What Is AGOA

In brief: The future of US-Africa trade and investment

With AGOA due to expire in 2025, policymakers in the US and Africa must decide the basis for stronger US-Africa trade going forward.



In 2022, US imports of goods utilizing AGOA (or GSP) benefits was valued at $10.2 billion.  Like overall US imports from Africa, imports from AGOA beneficiaries have changed over time, driven mostly by the value of oil imports from countries like Nigeria and Angola.


Since 2000, the cornerstone of US trade policy for Africa has been the African Growth and Opportunity Act also known as AGOA.

Past work by the Atlantic Council suggests that Africa sits at the nexus of current development, climate, and security challenges. With global competition over resources, technology and influence growing, the strategic importance of establishing a new kind of relationship with Africa has become clear to the United States. With an African market of over 1.3 billion people and a combined Gross Domestic Product (GDP) of over $3.4 trillion, expanding US-Africa trade and investment is now a clear strategic priority for both the United States and African countries.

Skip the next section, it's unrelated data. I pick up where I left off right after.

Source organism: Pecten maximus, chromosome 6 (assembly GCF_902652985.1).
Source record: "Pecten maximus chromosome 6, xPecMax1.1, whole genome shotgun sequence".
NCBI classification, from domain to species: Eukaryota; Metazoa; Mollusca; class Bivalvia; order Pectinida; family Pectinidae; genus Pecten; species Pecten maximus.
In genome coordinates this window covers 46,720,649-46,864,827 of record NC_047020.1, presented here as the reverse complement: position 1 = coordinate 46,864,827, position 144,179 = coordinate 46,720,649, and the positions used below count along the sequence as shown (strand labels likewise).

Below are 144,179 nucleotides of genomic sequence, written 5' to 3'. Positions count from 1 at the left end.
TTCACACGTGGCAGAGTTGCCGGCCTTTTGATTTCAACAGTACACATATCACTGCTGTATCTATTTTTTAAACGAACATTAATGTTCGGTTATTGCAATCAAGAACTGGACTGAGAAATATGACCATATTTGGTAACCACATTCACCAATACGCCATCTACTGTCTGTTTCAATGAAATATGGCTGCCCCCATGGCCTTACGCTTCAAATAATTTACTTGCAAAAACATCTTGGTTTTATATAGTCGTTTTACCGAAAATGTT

The Atlantic Council’s Africa Center is examining trade between the US and Africa to date and the impact of AGOA, and analyzing the future of AGOA after its potential expiration in 2025.  Our work draws on a survey and interviews conducted with leaders in government, business, international organizations, and civil society. The report identifies key constraints limiting trade expansion and examines emerging challenges and opportunities that will shape its future. Drawing on this analysis, the report provides actionable recommendations for policymakers and other key stakeholders on the future of AGOA.

AGOA has come to define much of United States’ commercial relationship with Africa. With AGOA set to expire in 2025 and the shifting world economy providing new challenges and opportunities, now is the time to decide the future of US-Africa trade. The analysis in this report, as well as the findings from survey responses and interviews, suggest recommendations covering three areas:

  1. AGOA itself
  2. the future of US-Africa trade more broadly, and
  3. the even broader future of US-Africa relations.



How to seize the moment

AGOA has symbolized the shift in


Atlantic Council – See full article

Atlantic Council – See full article

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